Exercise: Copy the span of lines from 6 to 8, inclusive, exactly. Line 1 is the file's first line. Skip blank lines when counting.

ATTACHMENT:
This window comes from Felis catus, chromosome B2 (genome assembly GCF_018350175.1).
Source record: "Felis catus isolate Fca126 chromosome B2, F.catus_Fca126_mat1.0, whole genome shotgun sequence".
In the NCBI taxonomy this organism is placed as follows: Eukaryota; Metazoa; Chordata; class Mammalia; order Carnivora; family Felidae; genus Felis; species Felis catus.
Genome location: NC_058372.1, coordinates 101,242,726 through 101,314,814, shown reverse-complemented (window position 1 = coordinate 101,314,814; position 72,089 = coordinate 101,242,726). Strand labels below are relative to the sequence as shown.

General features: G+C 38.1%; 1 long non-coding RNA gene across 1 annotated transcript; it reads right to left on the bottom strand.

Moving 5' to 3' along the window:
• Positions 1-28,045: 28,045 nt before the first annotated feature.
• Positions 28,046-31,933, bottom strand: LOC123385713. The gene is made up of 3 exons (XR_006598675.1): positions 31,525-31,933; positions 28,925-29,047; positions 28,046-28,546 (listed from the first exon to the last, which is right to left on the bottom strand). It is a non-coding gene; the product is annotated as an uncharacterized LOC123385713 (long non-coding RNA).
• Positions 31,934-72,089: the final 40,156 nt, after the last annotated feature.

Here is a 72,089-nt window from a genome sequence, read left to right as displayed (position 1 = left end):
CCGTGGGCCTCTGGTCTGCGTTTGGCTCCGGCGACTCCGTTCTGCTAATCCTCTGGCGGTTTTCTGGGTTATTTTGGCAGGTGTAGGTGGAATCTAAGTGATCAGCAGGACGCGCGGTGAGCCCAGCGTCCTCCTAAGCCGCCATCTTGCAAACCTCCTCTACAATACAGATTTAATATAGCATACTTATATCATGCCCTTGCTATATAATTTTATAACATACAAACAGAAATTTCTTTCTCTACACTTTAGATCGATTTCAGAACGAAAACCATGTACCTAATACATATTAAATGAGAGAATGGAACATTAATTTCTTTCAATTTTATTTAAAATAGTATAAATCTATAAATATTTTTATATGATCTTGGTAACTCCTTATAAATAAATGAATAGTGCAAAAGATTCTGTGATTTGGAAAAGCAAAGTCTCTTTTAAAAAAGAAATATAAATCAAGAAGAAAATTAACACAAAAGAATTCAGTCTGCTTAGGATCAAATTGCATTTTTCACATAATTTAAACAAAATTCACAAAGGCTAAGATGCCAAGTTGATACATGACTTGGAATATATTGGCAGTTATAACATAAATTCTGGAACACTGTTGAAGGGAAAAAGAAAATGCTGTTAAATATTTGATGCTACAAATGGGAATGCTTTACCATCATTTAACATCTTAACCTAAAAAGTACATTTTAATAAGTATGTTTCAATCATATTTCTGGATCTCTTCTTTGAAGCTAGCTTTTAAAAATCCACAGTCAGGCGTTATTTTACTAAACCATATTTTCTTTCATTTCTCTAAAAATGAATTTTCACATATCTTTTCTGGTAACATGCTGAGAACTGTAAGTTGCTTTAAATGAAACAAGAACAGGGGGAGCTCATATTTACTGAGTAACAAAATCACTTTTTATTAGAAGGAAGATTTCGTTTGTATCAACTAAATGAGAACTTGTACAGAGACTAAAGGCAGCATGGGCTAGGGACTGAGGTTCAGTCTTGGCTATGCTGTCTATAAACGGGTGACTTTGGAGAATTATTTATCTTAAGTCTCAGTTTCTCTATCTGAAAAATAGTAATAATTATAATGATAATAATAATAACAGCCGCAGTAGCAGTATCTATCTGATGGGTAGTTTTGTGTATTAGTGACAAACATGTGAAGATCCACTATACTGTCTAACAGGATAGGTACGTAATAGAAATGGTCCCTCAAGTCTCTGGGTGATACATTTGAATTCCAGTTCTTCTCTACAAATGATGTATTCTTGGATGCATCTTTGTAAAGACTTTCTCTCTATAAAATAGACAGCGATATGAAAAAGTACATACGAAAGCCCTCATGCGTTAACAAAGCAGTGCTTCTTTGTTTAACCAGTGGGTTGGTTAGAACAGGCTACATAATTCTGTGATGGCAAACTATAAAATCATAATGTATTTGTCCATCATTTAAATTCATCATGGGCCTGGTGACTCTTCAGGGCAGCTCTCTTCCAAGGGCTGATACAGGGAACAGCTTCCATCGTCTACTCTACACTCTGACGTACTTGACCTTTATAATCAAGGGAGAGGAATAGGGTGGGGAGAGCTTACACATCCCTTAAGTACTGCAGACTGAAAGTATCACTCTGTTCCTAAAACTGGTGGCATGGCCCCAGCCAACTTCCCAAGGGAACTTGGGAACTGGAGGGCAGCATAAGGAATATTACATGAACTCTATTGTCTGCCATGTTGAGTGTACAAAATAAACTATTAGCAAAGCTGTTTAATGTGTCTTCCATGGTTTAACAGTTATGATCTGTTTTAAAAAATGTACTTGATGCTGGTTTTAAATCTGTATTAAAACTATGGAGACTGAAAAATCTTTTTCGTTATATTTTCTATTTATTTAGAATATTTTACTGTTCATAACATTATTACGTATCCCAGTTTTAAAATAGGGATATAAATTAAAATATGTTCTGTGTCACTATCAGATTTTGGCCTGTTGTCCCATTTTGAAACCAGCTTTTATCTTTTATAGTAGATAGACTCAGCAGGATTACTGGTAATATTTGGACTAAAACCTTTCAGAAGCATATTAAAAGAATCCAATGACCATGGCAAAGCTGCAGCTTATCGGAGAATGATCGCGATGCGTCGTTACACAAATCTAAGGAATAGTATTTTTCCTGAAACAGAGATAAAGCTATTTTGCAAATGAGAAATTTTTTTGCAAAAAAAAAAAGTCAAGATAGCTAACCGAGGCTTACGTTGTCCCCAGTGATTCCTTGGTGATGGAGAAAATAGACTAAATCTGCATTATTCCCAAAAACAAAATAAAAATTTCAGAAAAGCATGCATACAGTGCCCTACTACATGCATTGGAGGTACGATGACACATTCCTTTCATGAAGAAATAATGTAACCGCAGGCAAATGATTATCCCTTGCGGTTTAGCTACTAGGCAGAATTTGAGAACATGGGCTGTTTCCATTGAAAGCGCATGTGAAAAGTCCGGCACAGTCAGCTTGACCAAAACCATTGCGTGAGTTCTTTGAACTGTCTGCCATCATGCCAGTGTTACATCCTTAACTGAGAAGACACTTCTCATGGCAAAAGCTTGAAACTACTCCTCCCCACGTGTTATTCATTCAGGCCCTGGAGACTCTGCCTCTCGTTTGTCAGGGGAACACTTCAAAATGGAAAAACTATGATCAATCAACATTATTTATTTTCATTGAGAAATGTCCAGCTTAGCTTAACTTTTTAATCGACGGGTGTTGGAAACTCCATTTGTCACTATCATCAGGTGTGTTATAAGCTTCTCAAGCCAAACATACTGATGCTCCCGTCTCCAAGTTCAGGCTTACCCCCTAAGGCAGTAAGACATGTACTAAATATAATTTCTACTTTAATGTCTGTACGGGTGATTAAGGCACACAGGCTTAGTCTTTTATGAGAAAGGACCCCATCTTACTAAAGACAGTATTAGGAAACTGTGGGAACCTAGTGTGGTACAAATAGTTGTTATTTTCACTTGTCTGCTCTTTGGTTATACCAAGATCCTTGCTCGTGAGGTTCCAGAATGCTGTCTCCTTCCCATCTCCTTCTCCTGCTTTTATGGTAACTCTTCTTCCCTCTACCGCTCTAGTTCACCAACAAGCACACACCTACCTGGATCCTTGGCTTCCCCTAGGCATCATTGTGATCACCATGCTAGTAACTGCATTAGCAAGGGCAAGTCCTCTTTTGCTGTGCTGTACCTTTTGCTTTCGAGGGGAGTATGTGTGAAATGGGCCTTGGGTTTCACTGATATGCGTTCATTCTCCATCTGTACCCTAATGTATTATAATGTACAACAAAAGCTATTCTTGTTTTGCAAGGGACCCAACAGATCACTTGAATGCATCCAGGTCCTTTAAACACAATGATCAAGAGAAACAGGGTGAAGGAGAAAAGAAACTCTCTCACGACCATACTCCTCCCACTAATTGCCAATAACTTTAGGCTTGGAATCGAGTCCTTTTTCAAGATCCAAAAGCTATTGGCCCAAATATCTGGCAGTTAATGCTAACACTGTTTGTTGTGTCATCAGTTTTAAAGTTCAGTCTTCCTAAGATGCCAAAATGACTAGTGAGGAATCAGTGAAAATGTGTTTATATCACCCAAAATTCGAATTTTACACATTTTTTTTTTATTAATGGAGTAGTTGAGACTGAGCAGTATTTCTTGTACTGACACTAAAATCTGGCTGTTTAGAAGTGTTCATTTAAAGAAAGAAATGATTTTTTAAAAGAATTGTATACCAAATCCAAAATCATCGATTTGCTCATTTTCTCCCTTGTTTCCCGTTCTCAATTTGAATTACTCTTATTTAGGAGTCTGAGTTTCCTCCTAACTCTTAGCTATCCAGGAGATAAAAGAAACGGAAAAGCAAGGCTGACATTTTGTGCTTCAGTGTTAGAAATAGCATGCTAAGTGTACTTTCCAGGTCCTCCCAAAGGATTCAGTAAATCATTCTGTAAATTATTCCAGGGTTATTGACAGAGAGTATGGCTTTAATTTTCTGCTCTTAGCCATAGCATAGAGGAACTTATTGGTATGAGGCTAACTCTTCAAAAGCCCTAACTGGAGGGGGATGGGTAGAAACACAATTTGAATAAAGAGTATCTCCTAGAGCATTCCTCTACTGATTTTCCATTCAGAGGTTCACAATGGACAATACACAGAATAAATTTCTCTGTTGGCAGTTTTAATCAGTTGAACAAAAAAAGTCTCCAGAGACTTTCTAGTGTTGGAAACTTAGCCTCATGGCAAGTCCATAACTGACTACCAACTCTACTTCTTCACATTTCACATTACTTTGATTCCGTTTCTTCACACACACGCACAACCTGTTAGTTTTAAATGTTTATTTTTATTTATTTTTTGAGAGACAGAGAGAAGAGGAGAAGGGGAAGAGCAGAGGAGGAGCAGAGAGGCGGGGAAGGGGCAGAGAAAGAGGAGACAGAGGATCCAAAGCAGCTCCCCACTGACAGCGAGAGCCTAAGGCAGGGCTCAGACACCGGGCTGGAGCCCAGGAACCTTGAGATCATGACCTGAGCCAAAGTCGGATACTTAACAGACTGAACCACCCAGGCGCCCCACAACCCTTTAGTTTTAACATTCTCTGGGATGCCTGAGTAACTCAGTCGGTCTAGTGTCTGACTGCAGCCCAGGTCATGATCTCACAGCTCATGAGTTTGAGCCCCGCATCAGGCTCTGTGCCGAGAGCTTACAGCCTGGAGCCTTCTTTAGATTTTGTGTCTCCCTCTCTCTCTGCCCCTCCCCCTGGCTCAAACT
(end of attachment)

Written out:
Moving 5' to 3' along the window:
• Positions 1-28,045: 28,045 nt before the first annotated feature.
• Positions 28,046-31,933, bottom strand: LOC123385713. The gene is made up of 3 exons (XR_006598675.1): positions 31,525-31,933; positions 28,925-29,047; positions 28,046-28,546 (listed from the first exon to the last, which is right to left on the bottom strand). It is a non-coding gene; the product is annotated as an uncharacterized LOC123385713 (long non-coding RNA).